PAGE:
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Summary: A Federal Communications Commission policy change designed to provide broadband internet access to a few parts of the country that are not currently served could hurt the companies most capable of providing that service.

Jobs, jobs, jobs.

That’s the claimed focus of politicians from city hall to the statehouse to the White House.

In rural America, jobs rely on access — to capital, to a trained work force, to on-time supplies and resources, to infrastructure — and increasingly to broadband Internet connections.

That’s why it’s so confusing that the Federal Communications Commission would be taking action that could have the effect of limiting the expansion and maintenance of broadband networks in rural America.

Tom Lovell, general manager and vice president of the Clear Lake Independent Telephone Co., explained that the FCC is making changes to the Universal Service Fund, a charge on phone bills that raises money to support rural telecommunications companies’ effort to establish services in rural areas.

The FCC is increasing the charges to phone customers to create a bigger pot of money, but then it is reducing the part of that pot that goes to rural telecoms.

In urban areas, where buildings are close together and the population is densely packed, it is relatively economical to string wire and fiber optic lines to provide communication services. Big companies are eager to serve these areas.

But in rural areas where the population is much less dense, it costs much more per customer to build the infrastructure needed to provide services.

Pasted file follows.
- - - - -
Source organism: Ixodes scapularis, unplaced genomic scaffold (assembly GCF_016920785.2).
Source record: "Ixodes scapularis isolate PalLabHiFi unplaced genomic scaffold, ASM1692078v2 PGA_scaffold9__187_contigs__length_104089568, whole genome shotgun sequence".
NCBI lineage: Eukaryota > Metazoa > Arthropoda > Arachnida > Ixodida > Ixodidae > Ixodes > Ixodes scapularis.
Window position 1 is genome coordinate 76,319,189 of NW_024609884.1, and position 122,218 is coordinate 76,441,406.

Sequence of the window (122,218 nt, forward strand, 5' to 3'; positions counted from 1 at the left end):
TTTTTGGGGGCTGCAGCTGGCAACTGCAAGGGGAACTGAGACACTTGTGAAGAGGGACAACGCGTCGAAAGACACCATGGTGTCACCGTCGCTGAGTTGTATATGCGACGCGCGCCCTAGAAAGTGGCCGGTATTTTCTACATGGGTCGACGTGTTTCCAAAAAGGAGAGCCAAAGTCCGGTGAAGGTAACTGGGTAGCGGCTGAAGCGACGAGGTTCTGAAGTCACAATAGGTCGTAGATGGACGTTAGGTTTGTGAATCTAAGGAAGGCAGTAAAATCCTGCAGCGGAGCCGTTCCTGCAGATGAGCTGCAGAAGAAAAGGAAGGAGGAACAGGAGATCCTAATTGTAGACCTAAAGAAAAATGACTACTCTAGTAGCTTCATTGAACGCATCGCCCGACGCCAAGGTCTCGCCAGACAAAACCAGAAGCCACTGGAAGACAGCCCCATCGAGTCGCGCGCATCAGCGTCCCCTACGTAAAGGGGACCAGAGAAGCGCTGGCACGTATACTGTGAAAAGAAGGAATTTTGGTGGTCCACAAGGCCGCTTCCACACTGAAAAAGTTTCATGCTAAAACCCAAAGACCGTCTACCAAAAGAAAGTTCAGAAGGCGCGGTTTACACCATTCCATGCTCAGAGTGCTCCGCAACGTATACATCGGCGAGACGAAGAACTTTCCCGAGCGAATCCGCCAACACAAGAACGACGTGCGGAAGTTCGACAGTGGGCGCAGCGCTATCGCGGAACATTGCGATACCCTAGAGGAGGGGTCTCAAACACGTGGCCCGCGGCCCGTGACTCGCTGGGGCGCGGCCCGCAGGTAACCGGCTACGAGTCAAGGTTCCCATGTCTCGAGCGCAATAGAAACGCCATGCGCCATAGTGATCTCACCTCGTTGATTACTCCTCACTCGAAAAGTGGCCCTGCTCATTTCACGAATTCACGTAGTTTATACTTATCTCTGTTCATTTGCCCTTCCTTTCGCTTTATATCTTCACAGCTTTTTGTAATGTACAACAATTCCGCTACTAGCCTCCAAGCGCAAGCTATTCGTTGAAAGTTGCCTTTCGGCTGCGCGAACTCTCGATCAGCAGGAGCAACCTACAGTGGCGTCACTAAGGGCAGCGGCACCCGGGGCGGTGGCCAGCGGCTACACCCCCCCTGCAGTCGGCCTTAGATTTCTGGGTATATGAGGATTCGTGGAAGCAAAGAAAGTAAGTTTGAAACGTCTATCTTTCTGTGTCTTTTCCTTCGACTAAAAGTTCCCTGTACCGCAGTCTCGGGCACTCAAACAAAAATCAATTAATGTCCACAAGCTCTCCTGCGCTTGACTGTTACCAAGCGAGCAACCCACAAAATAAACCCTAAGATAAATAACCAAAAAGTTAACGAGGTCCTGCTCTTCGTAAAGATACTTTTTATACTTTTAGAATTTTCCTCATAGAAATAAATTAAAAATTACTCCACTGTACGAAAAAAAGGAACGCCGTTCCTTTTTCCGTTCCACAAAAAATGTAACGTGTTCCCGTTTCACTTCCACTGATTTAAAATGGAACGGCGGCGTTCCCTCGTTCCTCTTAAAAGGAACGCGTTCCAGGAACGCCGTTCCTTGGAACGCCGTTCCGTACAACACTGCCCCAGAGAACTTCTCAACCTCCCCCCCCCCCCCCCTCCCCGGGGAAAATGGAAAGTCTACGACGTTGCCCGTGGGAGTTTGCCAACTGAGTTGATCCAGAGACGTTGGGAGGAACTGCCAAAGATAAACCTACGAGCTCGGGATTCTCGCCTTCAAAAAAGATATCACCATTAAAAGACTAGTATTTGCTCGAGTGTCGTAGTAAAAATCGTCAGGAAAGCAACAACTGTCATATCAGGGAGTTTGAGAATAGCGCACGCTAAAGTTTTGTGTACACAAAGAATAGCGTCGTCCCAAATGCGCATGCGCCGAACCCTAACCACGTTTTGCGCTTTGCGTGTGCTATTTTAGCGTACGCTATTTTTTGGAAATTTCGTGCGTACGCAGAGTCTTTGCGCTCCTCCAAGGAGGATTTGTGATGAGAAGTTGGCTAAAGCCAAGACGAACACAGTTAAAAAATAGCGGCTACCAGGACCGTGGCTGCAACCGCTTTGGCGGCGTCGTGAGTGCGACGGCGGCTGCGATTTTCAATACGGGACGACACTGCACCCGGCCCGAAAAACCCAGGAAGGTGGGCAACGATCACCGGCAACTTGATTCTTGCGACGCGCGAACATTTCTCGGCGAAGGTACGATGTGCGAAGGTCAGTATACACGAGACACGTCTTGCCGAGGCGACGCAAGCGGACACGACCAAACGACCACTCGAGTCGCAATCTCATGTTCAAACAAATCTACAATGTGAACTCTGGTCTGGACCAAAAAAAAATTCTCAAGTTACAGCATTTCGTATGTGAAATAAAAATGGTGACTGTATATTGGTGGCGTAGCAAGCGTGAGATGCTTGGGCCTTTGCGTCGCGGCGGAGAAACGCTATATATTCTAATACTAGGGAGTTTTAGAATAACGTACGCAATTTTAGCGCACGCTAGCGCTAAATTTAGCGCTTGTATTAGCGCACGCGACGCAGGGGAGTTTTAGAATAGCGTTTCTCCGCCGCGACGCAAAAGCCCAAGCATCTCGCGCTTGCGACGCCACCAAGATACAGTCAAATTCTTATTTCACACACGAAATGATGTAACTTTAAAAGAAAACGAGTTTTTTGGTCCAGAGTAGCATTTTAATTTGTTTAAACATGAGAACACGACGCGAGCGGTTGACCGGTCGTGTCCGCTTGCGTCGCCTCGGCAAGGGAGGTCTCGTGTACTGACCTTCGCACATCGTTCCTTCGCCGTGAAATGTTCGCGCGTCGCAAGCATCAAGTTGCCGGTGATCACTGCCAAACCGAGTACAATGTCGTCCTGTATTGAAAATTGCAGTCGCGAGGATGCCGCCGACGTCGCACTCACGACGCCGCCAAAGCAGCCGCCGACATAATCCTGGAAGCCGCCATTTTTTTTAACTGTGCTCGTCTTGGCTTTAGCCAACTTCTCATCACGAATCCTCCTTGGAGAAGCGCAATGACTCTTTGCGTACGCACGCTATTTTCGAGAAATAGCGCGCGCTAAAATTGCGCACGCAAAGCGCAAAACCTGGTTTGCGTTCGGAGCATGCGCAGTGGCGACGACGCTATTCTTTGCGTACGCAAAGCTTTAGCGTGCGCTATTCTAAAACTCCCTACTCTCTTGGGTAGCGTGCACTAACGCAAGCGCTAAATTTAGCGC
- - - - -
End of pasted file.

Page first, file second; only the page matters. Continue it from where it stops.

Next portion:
The Universal Service Fund was established many years ago to help subsidize this extra cost so companies can afford to provide service in rural areas without that service being exorbitantly priced. As a result, small rural telecoms are providing voice, data and even video services to areas of the country that the big telecom companies have shunned.

The FCC wants to change the Universal Service Fund to the “Connect America Fund” and give half the money to large companies to entice them to expand service to those few areas of the country that don’t have broadband service.

Yet the companies that are already providing rural service — and that have the greatest potential to expand service into underserved areas — are the rural telecoms that will now see their service subsidies cut.

Those cuts could mean increased prices, reduced access and curtailed expansion in rural areas. It could mean reduced access or higher prices for schools, homes and businesses at a time when such access is critical to our continued economic recovery. It could even mean some rural telecoms are forced out of business.

It’s laudable that the FCC wants to expand rural broadband access. Unfortunately, we don’t think it has chosen the best, most affordable or most efficient way to do so.

The FCC should rethink this wrong-headed policy change and restore funding to the small telecoms that are already providing and expanding service to rural areas.

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